The more you communicate, the more you learn and the more opportunities you create to remove any distractions or obstacles that may arise. It also allows you to understand your team and group members better to facilitate more effective mobilisation.
Communication is the language of leadership.
Listen, observe, discuss, share.
6. Smell The Roses
Change is difficult. At times, it can even be violent.
As adaptable as we may be, change does impact us emotionally, physically, mentally and behaviourally. This is why it is important to take time out along the journey to celebrate the little achievements and recognise the efforts being put forward. Too little of this is ever done.
There is a thinking that people would only want tangible rewards like money but this is far from the truth. Simple recognition – a note to acknowledge a contribution, a public “thank you” for a job well done or some time away to spend with family or loved ones can have a profound impact on people’s motivation.
We often underestimate the influence of the little things and they become overlooked. This could lead people to thinking that it is only when they achieve big things that it would matter or have any meaningful impact. The little things add up though and if not attended to they could create cracks that eventually become holes of disenchantment and dissatisfaction.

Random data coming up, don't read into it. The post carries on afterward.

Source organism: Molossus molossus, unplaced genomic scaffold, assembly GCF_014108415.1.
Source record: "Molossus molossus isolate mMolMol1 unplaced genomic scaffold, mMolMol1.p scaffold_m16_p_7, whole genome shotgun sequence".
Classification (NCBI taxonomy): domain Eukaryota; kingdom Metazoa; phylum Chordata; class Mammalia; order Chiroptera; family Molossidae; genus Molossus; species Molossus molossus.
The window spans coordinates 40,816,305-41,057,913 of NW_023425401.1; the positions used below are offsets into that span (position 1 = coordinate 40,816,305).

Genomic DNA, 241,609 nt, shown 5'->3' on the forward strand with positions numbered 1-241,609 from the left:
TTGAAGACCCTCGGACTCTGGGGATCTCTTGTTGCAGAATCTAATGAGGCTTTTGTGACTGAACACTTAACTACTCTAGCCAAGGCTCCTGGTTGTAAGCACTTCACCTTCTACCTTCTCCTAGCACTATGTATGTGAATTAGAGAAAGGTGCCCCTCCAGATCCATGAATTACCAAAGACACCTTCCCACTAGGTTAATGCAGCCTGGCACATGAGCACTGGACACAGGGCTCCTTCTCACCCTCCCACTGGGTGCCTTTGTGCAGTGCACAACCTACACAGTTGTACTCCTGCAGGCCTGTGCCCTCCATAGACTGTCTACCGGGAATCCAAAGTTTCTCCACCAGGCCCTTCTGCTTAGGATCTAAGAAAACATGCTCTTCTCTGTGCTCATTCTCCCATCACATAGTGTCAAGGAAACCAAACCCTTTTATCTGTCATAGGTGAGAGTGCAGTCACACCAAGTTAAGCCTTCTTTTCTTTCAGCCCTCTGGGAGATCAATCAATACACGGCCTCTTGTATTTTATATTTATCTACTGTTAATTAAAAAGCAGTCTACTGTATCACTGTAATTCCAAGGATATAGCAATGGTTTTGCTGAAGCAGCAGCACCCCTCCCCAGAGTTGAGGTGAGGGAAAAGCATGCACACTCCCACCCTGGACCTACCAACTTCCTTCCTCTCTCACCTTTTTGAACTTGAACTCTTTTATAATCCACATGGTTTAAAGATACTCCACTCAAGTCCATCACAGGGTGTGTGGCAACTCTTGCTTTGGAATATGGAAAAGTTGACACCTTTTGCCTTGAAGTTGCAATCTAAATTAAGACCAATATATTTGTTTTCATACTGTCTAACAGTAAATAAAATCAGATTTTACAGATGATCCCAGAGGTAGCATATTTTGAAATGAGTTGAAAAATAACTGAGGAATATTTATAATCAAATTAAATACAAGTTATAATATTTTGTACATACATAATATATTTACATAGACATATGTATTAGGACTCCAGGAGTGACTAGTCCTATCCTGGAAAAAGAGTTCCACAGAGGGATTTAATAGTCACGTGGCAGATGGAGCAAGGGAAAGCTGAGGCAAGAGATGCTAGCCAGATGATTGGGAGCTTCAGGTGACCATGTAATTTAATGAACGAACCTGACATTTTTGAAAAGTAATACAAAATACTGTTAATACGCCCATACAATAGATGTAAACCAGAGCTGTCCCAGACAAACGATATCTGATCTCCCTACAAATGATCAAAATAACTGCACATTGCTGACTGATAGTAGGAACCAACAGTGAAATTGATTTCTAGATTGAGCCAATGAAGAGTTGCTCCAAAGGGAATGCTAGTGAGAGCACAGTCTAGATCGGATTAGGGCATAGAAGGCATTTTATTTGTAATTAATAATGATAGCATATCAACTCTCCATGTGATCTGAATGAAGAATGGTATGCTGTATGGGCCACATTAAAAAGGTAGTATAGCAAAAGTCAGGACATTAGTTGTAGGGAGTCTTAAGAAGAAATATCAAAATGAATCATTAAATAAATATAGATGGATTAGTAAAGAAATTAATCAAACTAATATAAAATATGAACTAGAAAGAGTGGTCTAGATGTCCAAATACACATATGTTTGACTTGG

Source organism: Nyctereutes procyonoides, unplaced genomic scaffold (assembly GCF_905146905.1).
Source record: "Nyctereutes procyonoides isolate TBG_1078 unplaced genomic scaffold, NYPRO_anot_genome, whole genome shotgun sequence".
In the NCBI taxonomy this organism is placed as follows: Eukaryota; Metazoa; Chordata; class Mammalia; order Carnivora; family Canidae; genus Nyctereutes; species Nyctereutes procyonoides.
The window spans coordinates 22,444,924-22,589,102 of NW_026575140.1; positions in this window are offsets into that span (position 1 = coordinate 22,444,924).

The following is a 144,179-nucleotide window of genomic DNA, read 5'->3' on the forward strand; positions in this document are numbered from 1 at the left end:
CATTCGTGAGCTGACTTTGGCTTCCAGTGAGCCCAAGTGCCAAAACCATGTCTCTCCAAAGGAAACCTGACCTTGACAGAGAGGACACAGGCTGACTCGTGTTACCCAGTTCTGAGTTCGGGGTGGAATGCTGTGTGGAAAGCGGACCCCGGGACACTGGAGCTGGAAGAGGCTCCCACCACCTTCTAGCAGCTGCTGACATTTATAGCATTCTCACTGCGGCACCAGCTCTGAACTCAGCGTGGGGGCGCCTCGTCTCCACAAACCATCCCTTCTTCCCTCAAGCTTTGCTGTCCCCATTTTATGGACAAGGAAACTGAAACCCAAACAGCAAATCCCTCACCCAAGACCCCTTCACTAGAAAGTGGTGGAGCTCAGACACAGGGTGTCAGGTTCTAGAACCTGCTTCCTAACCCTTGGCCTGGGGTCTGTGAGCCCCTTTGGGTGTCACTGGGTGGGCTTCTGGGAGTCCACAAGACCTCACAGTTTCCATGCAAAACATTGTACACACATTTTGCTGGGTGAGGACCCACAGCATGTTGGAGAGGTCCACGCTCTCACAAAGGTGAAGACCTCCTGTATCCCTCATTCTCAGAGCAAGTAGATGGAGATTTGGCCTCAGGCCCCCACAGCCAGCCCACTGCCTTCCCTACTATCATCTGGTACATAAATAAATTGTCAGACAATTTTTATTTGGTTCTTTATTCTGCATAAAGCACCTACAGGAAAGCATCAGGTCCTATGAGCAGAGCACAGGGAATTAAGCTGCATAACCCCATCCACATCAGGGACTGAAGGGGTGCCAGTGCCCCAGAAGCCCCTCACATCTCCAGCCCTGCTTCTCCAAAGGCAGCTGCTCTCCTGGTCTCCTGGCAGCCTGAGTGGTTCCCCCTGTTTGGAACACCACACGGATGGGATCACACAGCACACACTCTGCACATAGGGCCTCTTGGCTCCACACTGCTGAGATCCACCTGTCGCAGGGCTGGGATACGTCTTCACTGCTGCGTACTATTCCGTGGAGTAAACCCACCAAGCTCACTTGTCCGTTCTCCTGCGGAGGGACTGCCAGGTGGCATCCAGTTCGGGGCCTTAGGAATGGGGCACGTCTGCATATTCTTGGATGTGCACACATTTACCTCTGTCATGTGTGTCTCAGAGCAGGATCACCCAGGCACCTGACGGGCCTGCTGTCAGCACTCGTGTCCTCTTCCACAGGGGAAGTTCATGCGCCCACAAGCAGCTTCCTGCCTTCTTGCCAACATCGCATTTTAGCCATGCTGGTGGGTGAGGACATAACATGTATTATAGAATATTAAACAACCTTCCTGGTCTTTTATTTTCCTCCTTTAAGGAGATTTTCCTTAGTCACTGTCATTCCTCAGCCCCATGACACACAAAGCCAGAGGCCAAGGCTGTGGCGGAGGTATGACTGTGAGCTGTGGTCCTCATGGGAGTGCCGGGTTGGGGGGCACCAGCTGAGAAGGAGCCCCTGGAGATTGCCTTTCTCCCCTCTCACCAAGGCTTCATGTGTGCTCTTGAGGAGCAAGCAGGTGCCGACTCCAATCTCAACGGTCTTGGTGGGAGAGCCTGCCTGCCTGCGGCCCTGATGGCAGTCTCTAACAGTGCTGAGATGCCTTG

Celebrations create upliftment. The more you lift, the higher you will rise.
Change Is A Journey
There is no such thing as the event of change. Even if it appears to be an overnight happening, it took time to get there. With change comes adaptation, movement, metamorphosis and difference. It involves travel from one place to another; one behaviour to another; one goal to another.
Understanding these aspects of the process of change will help you to become a better facilitator and enabler.
Do you want to learn how to become a better Change Agent?
Leave a Comment below and let us know your thoughts on change, what resonated with this article or, how we may to be able to support your growth and development.
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Cassandra is the Founder, Managing Director and Lead Partner at LaMP International Limited.
She is an internationally trained, experienced and versatile Executive, Facilitator, Speaker, Coach and Digital Entrepreneur. Her expertise in Organisational Behaviour, Change Management. Group Work, Communications, Talent Development and Strategic Human Resources Management allow her to bring a unique and engaging style to the table.
When not in the dynamic business arena you can find her travelling the world with her daughter, writing, hiking, enjoying extreme sports, capturing life and nature or getting her hands dirty in the soil.